Thanks to feedback from Fred and a few others, I've started editing Part III to make it more accessible.

Part IV was originally set to be published today. Unfortunately, it is not ready to be published.

As soon as the new Part III and Part IV are available, I will let you know.

Thanks,
Andrew

Fred Stluka

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Oct 17, 2014, 4:06:12 AM10/17/14
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Sounds good!  Thanks!


--Fred
Fred Stluka -- mailto:fr...@bristle.com -- http://bristle.com/~fred/
Bristle Software, Inc -- http://bristle.com -- Glad to be of service!
Open Source: Without walls and fences, we need no Windows or Gates.

Andrew Pinkham

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Nov 25, 2014, 3:03:45 PM11/25/14
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Hi,
I have just updated Upgrading Django (to 1.7) Part III: Django 1.7's New Features. The App Registry and System Check Framework sections have been updated to be more accessible.

For the article:
afrg.co/updj17/a3/

For all of the material:
afrg.co/updj17/

Part IV will be available before the end of the day!

Andrew

Andrew Pinkham

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Nov 25, 2014, 7:16:40 PM11/25/14
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Hi,
Upgrading Django (to 1.7) Part IV: Upgrade Strategies is now available!

For the article:
afrg.co/updj17/a4/

For all of the material:
afrg.co/updj17/

I've also provided a checklist of upgrade steps, as well as a list of all the links used throughout the series:
afrg.co/updj17/cl/
afrg.co/updj17/l/

Timothy W. Cook

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Nov 26, 2014, 3:47:42 AM11/26/14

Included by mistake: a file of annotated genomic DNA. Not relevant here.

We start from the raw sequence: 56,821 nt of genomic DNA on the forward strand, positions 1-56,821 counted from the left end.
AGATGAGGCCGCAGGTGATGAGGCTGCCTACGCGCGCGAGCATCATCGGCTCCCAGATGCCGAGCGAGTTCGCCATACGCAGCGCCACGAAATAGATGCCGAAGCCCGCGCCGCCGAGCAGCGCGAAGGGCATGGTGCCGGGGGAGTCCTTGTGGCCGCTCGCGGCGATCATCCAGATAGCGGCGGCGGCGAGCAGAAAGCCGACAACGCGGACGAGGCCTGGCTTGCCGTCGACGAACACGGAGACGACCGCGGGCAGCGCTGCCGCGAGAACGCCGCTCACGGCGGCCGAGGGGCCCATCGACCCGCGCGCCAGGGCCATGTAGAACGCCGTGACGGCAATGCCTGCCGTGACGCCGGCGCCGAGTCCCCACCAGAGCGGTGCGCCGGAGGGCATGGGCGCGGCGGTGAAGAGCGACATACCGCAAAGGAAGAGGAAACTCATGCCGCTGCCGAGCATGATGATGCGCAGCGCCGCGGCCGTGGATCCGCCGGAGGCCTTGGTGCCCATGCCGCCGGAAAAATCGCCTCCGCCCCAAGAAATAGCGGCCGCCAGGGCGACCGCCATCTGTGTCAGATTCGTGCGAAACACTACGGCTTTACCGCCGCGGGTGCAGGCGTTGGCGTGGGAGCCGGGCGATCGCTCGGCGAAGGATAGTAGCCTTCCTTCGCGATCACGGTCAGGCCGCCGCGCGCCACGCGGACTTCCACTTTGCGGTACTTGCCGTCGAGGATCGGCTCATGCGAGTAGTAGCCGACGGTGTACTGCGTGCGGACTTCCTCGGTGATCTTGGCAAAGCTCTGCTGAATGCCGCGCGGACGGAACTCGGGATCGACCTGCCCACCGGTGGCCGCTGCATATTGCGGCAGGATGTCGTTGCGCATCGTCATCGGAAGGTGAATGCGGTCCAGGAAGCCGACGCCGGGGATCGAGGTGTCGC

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Excellent resource.
Thanks Andrew.




Andrew

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Fred Stluka

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Nov 26, 2014, 2:31:36 PM11/26/14
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Andrew,

Thanks for the shoutout as a reviewer.  Would be better to
link it to my one-many company's corporate site than to
just my links page.  Use:  http://bristle.com

I'm re-posting my privately emailed comments on the latest
version here so people can find them as part of this thread.

Looks good!

You did a great job of explaining the bits that I previously
didn't get:
- Relationship of INSTALLED_APPS to App Registry
- History of the App Registry
- AppCache, Apps, AppConfig
- apps.py
- Custom AppConfig

Also:
- app registry vs. master registry
- label vs. name in AppConfig
- Need for renamed imports
- Exact sed command to change an app's label
- AppConfig.ready()
- autodiscover()
- Apps restrictions (custom user model)

The Check Framework section is now also very clear, and it
seems to be very complete as well.  I like the iterative
approach you use: describing a simple way, then a problem,
then an enhancement that solves the problem, then another
problem, etc.  Nice job!  This will be very useful when I start
using the Check Framework to enforce coding standards for
my team when we move to Django 1.7 or 1.8.

--Fred
Fred Stluka -- mailto:fr...@bristle.com -- http://bristle.com/~fred/
Bristle Software, Inc -- http://bristle.com -- Glad to be of service!
Open Source: Without walls and fences, we need no Windows or Gates.

Fred Stluka

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Nov 26, 2014, 2:37:57 PM11/26/14
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Andrew,

Part 4 looks great!

Thanks for the shoutout as a reviewer of Part 4.  Like with
Part 3, it would be better to link it to my one-man company's
corporate site than to just my links page.  Use: 
http://bristle.com

I'm re-posting my privately emailed comments on the latest
version here so people can find them as part of this thread.

Lots of good advice on how to upgrade, including:
- Tools/resources to use
- Value of having a test suite
- Use of DEV/TEST/PROD and virtualenv
- Importance of going to 1.5, then 1.6, then 1.7, as separate
  steps
- Upgrading packages you depend on
- Upgrading Python itself
- Release notes for each version
  -- Backwards-incompatible changes
  -- Deprecated features
  -- New features
- Use new Check Framework to enforce coding standards
- etc.

See also:
- http://andrewsforge.com/article/upgrading-django-to-17/checklist

Thanks!
--Fred
Fred Stluka -- mailto:fr...@bristle.com -- http://bristle.com/~fred/
Bristle Software, Inc -- http://bristle.com -- Glad to be of service!
Open Source: Without walls and fences, we need no Windows or Gates.